AFN Intro and legal - Emergency Network Los Angeles

Report
PLANNING FOR INDIVIDUALS
WITH DISABILITIES AND
OTHER ACCESS AND
FUNCTIONAL NEEDS
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This presentation was created by Nusura, Inc. for the
Orange County Sheriff’s Division of Emergency
Management
Facilitator Introductions
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June Kailes
Andy Neiman
Participant Introductions
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Name
Title
Agency/organization
Role during an emergency
Any burning issues
Logistics
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Safety
Electronics
Breaks
Contact Info
Survey feedback
Agenda
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Defining Access and Functional Needs
Whole Community Planning
Legal Considerations
Defining Access and
Functional Needs
Defining Access and
Functional Needs
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The difference between the right word and almost
the right word is the difference between lightning
and a lightning bug.
 Mark
Twain
Past Definitions
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Previously, Emergency Management community used
the terms “special needs” and “special populations”
Population and diagnosis-based criteria was used
to identifying people who many need assistance:
 Older
people
 People with hearing or vision impairment
 Non-English speakers
Access and Functional Needs
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Identifies the functions that a person must perform
in order to maintain health and wellbeing before,
during, and after an emergency.
Functions differ from needs in that functions refer to
actions or tasks that an individual must take to have
their needs met.
Defining Access and Functional Needs,
continued
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A function-based approach considers an individual’s
vulnerability related to what they can do, not based
on a perceived vulnerability based on a diagnostic
category or population characteristic.
Avoids generalization and stigmatization of
population groups.
Defining Access and Functional Needs,
continued
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Recognizes that people may develop access and
functional needs as a result of a disaster.
Function-based approaches give emergency
managers clear and actionable information.
CMIST Updated
Emphasizes 5 modified functional areas for all-hazards
planning:
 Communication
 Maintaining Health
 Independence
 Support and Safety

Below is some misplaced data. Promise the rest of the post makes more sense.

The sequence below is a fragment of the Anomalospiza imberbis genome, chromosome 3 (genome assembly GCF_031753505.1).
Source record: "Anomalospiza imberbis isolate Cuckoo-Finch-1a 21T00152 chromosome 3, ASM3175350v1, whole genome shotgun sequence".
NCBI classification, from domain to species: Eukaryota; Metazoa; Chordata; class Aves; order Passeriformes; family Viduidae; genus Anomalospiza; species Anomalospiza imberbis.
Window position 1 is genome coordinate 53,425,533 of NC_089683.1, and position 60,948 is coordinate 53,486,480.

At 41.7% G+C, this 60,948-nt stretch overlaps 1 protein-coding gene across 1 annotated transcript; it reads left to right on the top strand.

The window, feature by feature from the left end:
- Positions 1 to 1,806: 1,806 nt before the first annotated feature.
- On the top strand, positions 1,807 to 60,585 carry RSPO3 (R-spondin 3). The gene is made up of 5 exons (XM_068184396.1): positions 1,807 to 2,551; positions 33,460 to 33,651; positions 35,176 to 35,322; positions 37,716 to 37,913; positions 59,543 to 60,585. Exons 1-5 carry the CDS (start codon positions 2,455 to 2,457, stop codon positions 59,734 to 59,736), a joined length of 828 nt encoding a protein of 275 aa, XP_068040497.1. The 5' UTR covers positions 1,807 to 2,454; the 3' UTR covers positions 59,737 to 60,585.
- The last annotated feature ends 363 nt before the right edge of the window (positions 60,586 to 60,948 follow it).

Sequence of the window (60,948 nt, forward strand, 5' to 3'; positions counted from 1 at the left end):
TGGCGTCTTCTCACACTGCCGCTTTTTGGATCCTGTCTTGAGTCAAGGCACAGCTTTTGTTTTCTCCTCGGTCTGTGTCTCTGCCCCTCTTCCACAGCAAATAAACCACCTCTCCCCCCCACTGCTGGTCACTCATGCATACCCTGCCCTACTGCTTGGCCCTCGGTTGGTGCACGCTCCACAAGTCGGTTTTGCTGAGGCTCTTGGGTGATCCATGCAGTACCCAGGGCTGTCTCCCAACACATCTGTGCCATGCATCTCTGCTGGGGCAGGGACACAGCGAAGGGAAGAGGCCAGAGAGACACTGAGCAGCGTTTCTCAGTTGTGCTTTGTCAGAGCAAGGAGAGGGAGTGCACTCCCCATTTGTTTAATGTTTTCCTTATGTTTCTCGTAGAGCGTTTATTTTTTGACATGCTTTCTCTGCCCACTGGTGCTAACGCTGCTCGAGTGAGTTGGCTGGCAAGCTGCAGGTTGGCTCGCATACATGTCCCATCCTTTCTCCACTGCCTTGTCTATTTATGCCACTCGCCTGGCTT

 Transportation
Supporting Independence
Health
Transportation
Independence
Safety &
Support
Communications
Discussion
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What are some differences between a functionbased vs. population/diagnosis approach to
defining need?
What are some pros and cons to the function-based
approach?
How does the functions-based approach apply in
planning?
Whole Community Planning
Whole Community Planning
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“My experience tells me if we wait and plan for
people with disabilities after we write the basic
plan, we fail.”
 Craig
Fugate, FEMA Adminstrator
Nothing about us without us
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People with disabilities and other AFN know best
what they need.
Identify, reach out to, and engage with the whole
community, including individuals with disabilities
and others with access and functional needs and the
organizations the provide support or advocate on
their behalf.
Whole Community PlanningIdentify Partners
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Identify partners from the whole community
 Advocacy
and support organizations
 Individual disability advocates
 Community organizations
 Faith-based organizations
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Work toward diversity, depth, and breadth of
membership
Ask partners who else should be included
 You
don’t know what you don’t know
Whole Community PlanningReaching Out
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Reaching out is more than meeting invites
Ask potential partners how they’d like to be
involved and strategies for facilitating involvement
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Identify barriers to participation
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When having meetings, ensure that:
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 facilities
are accessible
 accommodation is available (materials in large print,
translation services, day care)